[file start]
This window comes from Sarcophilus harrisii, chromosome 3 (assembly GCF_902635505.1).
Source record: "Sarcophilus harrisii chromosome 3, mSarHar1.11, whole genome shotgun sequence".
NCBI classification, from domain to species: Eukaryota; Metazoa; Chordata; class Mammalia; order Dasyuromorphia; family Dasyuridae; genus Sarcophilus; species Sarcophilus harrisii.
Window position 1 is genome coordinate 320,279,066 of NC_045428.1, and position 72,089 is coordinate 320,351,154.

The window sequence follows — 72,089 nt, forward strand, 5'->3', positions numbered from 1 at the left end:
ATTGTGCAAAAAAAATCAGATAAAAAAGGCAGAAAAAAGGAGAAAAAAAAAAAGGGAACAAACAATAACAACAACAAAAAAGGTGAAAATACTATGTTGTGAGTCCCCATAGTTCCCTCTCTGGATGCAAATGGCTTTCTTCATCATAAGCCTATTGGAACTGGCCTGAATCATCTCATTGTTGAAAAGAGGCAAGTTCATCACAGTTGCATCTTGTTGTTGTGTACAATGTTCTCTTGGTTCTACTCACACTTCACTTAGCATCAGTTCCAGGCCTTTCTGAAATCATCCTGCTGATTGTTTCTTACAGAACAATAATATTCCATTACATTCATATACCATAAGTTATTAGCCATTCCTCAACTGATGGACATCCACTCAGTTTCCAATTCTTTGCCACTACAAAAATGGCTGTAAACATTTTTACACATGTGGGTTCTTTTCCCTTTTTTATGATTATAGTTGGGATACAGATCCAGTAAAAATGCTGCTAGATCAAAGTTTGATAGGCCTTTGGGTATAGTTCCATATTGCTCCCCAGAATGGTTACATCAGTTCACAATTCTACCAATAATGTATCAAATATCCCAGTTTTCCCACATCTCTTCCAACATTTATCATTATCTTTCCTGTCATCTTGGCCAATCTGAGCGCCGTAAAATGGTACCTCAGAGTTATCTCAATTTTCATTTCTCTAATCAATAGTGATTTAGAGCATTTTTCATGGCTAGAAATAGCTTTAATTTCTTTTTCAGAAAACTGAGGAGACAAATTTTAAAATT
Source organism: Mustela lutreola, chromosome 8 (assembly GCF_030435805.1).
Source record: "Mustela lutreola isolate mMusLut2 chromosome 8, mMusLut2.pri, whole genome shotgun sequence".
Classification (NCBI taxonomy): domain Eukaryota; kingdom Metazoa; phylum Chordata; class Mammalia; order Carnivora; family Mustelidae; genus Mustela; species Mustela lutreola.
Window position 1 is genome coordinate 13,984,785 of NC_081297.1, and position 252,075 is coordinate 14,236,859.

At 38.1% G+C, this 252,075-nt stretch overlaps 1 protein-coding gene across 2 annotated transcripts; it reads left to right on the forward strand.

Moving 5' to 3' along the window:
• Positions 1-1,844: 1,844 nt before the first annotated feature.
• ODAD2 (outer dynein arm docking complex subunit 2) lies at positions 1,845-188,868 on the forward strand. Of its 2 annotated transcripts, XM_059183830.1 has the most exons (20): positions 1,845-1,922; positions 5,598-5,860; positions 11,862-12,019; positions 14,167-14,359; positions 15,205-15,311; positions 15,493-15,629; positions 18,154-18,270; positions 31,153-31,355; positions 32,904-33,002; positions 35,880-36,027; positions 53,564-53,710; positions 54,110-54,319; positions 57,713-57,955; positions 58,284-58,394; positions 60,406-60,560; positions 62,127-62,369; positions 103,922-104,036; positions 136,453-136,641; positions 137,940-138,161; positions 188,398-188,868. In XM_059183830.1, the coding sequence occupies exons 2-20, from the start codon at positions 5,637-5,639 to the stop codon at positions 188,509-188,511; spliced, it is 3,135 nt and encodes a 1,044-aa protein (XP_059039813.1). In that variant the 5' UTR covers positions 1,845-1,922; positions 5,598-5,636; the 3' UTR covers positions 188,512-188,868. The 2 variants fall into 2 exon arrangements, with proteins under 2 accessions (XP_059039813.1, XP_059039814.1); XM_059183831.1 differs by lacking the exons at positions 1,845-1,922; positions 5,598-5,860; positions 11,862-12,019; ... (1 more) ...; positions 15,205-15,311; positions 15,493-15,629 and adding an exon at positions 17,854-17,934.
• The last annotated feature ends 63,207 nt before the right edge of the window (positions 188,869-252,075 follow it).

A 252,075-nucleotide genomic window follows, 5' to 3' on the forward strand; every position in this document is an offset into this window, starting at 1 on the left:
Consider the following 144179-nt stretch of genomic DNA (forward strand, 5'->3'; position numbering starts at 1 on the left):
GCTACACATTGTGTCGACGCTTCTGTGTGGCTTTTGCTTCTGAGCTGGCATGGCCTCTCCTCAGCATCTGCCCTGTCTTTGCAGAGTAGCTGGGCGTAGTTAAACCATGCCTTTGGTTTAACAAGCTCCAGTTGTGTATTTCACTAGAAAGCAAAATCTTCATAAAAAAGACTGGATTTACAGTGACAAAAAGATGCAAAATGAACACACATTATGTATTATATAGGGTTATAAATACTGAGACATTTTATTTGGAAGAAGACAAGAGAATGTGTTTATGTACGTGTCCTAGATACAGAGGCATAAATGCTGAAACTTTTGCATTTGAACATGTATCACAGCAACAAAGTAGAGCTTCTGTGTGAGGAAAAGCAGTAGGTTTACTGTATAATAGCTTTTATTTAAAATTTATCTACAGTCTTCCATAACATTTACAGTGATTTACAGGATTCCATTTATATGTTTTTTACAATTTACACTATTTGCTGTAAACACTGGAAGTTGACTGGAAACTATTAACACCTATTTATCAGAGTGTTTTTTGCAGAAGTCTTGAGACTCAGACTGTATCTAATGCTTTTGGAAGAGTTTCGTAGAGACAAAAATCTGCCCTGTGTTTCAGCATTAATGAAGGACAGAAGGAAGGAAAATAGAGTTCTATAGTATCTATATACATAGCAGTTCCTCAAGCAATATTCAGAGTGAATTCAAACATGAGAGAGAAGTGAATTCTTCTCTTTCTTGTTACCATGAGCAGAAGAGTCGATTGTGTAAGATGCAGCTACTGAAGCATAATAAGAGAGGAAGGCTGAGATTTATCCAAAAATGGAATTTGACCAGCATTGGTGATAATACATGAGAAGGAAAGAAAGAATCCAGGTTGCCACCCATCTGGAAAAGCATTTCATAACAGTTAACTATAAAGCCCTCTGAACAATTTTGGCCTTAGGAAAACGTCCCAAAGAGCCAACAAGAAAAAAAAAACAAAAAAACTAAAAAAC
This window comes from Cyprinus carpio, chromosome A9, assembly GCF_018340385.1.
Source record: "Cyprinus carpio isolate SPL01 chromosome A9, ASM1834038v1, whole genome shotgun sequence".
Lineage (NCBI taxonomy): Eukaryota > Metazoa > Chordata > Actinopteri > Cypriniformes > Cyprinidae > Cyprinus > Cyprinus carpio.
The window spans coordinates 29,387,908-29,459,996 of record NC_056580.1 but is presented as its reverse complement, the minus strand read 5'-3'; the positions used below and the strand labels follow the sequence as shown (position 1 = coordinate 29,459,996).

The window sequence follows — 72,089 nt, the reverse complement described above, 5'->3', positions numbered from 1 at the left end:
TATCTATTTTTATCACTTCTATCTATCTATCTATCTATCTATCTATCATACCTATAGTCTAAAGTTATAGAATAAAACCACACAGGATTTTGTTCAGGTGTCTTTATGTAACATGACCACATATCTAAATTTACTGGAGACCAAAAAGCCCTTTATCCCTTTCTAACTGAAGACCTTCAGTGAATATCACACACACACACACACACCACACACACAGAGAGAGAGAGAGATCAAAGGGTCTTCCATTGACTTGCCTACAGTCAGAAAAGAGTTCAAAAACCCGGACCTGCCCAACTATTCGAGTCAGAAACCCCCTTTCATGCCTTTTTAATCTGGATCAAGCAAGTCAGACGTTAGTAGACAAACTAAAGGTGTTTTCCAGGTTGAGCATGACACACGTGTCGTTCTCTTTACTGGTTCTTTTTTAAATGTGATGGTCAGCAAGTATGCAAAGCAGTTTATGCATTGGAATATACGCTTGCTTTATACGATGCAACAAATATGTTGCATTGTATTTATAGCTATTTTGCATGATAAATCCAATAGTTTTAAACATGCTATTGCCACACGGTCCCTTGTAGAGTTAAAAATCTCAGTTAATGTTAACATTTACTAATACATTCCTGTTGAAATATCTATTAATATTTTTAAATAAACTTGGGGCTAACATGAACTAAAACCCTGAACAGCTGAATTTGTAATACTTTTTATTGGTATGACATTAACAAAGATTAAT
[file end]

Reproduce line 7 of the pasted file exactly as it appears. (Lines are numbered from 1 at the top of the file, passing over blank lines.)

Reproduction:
Source organism: Mustela lutreola, chromosome 8 (assembly GCF_030435805.1).